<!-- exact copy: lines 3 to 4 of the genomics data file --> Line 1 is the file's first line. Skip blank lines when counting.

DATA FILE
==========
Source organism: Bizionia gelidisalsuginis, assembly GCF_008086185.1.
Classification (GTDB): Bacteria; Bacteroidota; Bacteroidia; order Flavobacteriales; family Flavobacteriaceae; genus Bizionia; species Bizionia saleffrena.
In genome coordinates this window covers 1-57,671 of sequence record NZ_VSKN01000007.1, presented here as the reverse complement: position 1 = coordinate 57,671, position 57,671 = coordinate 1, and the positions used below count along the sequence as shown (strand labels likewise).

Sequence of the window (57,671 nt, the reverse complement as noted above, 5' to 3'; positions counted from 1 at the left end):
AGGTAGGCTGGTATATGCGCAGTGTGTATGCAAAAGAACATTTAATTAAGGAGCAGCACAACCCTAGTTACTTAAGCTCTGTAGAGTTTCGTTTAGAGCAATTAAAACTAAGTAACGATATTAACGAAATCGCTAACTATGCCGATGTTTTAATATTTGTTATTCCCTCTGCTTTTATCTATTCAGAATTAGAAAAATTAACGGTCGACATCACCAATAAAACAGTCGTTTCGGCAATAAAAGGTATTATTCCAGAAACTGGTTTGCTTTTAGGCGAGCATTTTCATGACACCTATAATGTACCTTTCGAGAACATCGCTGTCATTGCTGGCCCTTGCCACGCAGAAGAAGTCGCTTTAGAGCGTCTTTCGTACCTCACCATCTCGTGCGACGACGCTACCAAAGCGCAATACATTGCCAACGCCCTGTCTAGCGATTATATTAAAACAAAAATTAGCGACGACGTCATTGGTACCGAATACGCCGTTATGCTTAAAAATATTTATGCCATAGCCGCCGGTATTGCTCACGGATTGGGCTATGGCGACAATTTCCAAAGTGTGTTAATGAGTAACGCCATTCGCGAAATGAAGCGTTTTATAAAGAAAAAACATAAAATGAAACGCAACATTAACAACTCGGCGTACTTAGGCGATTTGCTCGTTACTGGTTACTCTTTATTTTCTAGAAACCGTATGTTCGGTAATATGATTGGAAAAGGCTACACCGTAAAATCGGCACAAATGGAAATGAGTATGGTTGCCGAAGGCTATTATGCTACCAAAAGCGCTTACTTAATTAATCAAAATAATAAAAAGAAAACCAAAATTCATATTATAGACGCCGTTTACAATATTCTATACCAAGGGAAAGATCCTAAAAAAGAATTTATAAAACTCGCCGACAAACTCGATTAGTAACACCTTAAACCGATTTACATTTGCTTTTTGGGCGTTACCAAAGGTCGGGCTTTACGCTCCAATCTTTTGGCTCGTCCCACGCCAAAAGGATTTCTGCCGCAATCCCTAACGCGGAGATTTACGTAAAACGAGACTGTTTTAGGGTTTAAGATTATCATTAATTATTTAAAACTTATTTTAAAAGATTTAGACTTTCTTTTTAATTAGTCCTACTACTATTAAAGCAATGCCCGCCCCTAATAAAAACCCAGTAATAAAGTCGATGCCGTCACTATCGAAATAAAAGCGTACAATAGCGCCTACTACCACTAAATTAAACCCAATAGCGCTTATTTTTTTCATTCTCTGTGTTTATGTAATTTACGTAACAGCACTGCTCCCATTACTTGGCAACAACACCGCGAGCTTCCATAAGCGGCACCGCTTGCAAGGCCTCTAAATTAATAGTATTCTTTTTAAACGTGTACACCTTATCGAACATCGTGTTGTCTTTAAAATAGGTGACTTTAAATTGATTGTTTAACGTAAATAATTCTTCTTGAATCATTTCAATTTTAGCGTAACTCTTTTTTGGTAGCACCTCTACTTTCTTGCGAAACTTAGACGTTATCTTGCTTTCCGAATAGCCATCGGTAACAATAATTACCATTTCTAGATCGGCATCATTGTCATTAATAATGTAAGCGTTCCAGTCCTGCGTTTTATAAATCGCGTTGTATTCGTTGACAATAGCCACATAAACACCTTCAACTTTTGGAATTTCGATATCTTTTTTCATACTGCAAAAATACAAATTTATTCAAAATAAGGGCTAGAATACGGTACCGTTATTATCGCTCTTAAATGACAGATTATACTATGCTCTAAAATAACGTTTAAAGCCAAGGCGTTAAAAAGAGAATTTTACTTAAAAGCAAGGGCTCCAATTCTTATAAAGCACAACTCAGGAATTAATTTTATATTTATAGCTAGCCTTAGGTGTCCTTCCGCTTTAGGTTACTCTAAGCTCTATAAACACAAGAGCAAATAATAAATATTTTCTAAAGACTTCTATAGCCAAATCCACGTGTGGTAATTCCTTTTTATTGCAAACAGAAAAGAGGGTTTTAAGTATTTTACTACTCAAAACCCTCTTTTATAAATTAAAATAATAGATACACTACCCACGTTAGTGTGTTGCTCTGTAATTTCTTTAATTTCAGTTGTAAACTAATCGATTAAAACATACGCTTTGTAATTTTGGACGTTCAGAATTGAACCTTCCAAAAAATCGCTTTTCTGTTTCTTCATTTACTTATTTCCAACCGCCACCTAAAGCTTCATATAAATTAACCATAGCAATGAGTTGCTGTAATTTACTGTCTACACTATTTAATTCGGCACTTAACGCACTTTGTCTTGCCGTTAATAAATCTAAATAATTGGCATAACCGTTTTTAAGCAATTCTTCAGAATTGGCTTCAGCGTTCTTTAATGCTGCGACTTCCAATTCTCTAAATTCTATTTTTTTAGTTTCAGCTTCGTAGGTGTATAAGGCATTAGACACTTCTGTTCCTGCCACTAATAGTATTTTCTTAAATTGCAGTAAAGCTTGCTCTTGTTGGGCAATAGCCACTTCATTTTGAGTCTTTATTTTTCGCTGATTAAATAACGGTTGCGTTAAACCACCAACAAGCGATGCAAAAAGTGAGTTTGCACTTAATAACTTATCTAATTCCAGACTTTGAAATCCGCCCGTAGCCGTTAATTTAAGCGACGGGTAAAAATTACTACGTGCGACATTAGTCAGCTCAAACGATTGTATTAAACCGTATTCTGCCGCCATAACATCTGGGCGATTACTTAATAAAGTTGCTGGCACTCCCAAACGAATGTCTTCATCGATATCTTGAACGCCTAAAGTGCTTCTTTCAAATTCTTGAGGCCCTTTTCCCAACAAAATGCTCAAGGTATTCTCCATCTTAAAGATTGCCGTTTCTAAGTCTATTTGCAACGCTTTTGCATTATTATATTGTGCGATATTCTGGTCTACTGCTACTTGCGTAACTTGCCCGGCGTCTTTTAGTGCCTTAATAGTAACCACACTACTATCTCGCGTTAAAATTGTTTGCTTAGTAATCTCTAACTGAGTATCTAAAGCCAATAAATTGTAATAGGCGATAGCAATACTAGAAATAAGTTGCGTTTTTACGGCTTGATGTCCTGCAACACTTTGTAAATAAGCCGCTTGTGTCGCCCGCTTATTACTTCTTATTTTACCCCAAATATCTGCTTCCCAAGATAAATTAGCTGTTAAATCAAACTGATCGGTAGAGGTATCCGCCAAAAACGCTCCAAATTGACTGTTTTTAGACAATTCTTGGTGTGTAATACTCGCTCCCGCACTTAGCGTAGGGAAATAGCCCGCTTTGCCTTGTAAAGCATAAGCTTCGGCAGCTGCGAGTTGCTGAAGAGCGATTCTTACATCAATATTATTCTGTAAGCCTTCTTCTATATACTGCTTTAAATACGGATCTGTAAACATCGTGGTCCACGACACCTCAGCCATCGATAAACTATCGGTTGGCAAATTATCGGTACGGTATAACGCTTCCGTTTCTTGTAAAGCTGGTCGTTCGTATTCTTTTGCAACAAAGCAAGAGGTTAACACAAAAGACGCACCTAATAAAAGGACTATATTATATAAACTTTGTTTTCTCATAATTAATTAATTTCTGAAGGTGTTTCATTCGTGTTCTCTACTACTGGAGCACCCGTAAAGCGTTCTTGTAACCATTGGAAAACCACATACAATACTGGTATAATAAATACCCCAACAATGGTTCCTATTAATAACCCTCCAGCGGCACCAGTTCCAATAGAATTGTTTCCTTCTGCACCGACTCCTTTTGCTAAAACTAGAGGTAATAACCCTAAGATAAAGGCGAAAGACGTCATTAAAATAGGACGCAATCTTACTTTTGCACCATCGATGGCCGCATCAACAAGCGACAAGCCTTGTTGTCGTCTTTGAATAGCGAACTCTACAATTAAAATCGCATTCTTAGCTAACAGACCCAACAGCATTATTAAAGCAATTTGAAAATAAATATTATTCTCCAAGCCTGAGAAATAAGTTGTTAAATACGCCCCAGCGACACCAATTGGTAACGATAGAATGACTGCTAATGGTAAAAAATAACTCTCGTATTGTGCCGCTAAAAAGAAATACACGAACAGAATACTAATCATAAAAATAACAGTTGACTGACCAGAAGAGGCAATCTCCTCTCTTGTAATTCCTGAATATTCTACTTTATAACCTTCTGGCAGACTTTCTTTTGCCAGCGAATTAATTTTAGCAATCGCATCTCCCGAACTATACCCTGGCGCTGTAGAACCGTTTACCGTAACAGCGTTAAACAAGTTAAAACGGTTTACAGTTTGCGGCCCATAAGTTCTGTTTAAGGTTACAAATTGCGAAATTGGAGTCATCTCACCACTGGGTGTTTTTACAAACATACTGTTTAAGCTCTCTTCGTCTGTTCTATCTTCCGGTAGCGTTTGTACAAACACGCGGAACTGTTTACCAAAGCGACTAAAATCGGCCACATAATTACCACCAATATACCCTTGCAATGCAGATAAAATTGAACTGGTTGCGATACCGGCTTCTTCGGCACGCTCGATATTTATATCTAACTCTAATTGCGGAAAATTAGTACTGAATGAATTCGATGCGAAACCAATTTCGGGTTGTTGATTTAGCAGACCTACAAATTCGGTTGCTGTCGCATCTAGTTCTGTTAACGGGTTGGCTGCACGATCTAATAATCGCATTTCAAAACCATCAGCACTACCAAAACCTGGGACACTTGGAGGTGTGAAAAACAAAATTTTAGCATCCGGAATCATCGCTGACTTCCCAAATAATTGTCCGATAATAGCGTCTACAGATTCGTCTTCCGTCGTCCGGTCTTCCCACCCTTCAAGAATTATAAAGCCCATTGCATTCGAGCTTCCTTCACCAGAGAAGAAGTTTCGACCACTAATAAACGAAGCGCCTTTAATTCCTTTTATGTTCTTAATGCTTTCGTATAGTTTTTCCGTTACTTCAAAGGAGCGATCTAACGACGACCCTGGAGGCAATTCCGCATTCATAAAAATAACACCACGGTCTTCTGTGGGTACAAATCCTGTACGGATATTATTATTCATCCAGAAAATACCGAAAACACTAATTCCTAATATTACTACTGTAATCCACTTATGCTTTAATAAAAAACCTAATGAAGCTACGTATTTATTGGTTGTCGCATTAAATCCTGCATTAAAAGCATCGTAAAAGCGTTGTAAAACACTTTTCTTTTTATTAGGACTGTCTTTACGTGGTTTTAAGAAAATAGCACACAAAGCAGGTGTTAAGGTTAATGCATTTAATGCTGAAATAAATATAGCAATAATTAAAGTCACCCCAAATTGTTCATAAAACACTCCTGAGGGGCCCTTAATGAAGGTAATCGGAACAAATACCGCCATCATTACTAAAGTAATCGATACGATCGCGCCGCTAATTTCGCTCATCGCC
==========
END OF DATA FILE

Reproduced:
In genome coordinates this window covers 1-57,671 of sequence record NZ_VSKN01000007.1, presented here as the reverse complement: position 1 = coordinate 57,671, position 57,671 = coordinate 1, and the positions used below count along the sequence as shown (strand labels likewise).

Sequence of the window (57,671 nt, the reverse complement as noted above, 5' to 3'; positions counted from 1 at the left end):